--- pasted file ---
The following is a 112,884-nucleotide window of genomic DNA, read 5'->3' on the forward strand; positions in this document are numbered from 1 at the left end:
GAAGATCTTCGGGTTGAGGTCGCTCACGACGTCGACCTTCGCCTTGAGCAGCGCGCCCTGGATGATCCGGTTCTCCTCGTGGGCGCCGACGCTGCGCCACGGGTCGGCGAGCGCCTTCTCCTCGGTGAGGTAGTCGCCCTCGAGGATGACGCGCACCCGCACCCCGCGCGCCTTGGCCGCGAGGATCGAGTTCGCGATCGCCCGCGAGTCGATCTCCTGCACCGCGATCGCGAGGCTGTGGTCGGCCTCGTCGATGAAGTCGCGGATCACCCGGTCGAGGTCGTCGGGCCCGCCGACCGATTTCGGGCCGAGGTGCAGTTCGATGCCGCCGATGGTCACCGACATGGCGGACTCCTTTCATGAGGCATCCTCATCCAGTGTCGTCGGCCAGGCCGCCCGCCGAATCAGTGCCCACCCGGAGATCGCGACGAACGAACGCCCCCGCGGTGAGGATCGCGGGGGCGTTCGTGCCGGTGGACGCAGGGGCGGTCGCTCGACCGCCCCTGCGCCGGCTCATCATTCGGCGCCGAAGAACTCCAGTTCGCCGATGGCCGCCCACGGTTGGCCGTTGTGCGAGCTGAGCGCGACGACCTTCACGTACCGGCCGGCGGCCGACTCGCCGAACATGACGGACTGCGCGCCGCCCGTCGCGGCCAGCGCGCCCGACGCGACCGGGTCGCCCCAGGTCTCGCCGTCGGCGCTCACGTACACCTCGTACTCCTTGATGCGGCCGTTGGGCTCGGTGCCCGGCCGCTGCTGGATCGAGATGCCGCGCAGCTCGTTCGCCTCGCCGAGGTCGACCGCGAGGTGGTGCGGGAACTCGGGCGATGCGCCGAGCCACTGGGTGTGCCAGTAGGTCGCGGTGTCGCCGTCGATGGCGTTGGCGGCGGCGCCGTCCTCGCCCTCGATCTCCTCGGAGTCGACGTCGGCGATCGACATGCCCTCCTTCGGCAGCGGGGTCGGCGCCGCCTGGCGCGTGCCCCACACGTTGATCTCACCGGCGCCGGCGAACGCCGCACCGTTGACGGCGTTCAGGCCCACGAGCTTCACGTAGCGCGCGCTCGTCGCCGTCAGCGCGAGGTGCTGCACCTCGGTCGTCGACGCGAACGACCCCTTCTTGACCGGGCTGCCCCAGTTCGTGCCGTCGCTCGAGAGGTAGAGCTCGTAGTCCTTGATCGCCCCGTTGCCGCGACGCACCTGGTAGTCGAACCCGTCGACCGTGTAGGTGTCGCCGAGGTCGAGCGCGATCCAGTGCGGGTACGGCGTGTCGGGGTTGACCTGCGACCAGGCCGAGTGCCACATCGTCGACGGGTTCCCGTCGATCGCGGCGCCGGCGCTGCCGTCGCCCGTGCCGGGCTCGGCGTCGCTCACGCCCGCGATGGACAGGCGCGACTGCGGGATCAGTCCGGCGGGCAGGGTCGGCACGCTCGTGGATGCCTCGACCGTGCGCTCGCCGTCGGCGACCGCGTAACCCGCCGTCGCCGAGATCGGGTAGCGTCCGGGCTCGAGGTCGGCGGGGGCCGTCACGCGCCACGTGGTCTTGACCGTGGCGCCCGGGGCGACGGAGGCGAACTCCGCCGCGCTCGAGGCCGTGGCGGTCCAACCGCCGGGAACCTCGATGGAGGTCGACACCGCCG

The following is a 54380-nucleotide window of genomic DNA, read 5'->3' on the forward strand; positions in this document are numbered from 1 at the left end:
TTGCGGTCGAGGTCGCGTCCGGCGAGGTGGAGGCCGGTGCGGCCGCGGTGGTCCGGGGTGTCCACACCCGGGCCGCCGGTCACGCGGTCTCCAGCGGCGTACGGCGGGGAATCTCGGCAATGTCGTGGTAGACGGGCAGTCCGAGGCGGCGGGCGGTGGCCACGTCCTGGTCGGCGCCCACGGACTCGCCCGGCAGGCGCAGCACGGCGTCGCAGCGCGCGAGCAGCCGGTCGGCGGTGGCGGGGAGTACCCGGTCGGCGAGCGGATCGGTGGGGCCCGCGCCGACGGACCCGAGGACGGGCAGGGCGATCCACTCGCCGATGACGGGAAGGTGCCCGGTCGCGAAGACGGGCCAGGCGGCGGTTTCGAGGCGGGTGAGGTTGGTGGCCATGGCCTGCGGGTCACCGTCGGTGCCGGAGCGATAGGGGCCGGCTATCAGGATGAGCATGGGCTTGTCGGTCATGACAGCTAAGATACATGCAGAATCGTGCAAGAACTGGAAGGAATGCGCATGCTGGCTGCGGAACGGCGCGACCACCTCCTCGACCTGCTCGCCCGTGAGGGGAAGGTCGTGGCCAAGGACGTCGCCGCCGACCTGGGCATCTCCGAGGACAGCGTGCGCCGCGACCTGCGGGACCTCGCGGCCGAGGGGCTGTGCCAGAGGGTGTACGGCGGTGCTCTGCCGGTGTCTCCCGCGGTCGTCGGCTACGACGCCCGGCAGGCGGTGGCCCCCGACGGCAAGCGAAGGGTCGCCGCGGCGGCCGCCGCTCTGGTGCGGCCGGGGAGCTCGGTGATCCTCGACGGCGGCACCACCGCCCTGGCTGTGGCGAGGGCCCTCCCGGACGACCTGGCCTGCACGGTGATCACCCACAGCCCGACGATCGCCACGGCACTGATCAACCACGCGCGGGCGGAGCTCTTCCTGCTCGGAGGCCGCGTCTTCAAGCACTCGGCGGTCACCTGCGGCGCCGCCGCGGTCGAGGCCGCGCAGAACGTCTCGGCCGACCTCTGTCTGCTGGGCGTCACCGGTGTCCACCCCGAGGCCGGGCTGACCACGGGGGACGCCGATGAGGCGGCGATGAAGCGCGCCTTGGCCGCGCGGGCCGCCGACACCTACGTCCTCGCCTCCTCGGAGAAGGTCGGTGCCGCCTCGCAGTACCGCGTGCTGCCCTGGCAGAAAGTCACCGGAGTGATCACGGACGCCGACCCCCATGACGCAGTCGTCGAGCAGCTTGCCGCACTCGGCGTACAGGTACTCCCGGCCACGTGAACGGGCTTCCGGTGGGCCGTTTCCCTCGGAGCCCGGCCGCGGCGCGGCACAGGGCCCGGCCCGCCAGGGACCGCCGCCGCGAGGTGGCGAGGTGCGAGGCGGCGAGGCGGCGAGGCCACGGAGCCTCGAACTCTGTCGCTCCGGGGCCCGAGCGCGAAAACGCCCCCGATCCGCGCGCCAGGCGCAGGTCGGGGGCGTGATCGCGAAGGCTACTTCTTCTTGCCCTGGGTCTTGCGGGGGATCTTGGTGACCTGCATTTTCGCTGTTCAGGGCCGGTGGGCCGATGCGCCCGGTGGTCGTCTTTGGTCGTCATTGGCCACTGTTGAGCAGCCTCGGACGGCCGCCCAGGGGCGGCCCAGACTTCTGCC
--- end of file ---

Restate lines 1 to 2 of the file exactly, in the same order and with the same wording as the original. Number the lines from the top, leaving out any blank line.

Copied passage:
The following is a 112,884-nucleotide window of genomic DNA, read 5'->3' on the forward strand; positions in this document are numbered from 1 at the left end:
GAAGATCTTCGGGTTGAGGTCGCTCACGACGTCGACCTTCGCCTTGAGCAGCGCGCCCTGGATGATCCGGTTCTCCTCGTGGGCGCCGACGCTGCGCCACGGGTCGGCGAGCGCCTTCTCCTCGGTGAGGTAGTCGCCCTCGAGGATGACGCGCACCCGCACCCCGCGCGCCTTGGCCGCGAGGATCGAGTTCGCGATCGCCCGCGAGTCGATCTCCTGCACCGCGATCGCGAGGCTGTGGTCGGCCTCGTCGATGAAGTCGCGGATCACCCGGTCGAGGTCGTCGGGCCCGCCGACCGATTTCGGGCCGAGGTGCAGTTCGATGCCGCCGATGGTCACCGACATGGCGGACTCCTTTCATGAGGCATCCTCATCCAGTGTCGTCGGCCAGGCCGCCCGCCGAATCAGTGCCCACCCGGAGATCGCGACGAACGAACGCCCCCGCGGTGAGGATCGCGGGGGCGTTCGTGCCGGTGGACGCAGGGGCGGTCGCTCGACCGCCCCTGCGCCGGCTCATCATTCGGCGCCGAAGAACTCCAGTTCGCCGATGGCCGCCCACGGTTGGCCGTTGTGCGAGCTGAGCGCGACGACCTTCACGTACCGGCCGGCGGCCGACTCGCCGAACATGACGGACTGCGCGCCGCCCGTCGCGGCCAGCGCGCCCGACGCGACCGGGTCGCCCCAGGTCTCGCCGTCGGCGCTCACGTACACCTCGTACTCCTTGATGCGGCCGTTGGGCTCGGTGCCCGGCCGCTGCTGGATCGAGATGCCGCGCAGCTCGTTCGCCTCGCCGAGGTCGACCGCGAGGTGGTGCGGGAACTCGGGCGATGCGCCGAGCCACTGGGTGTGCCAGTAGGTCGCGGTGTCGCCGTCGATGGCGTTGGCGGCGGCGCCGTCCTCGCCCTCGATCTCCTCGGAGTCGACGTCGGCGATCGACATGCCCTCCTTCGGCAGCGGGGTCGGCGCCGCCTGGCGCGTGCCCCACACGTTGATCTCACCGGCGCCGGCGAACGCCGCACCGTTGACGGCGTTCAGGCCCACGAGCTTCACGTAGCGCGCGCTCGTCGCCGTCAGCGCGAGGTGCTGCACCTCGGTCGTCGACGCGAACGACCCCTTCTTGACCGGGCTGCCCCAGTTCGTGCCGTCGCTCGAGAGGTAGAGCTCGTAGTCCTTGATCGCCCCGTTGCCGCGACGCACCTGGTAGTCGAACCCGTCGACCGTGTAGGTGTCGCCGAGGTCGAGCGCGATCCAGTGCGGGTACGGCGTGTCGGGGTTGACCTGCGACCAGGCCGAGTGCCACATCGTCGACGGGTTCCCGTCGATCGCGGCGCCGGCGCTGCCGTCGCCCGTGCCGGGCTCGGCGTCGCTCACGCCCGCGATGGACAGGCGCGACTGCGGGATCAGTCCGGCGGGCAGGGTCGGCACGCTCGTGGATGCCTCGACCGTGCGCTCGCCGTCGGCGACCGCGTAACCCGCCGTCGCCGAGATCGGGTAGCGTCCGGGCTCGAGGTCGGCGGGGGCCGTCACGCGCCACGTGGTCTTGACCGTGGCGCCCGGGGCGACGGAGGCGAACTCCGCCGCGCTCGAGGCCGTGGCGGTCCAACCGCCGGGAACCTCGATGGAGGTCGACACCGCCG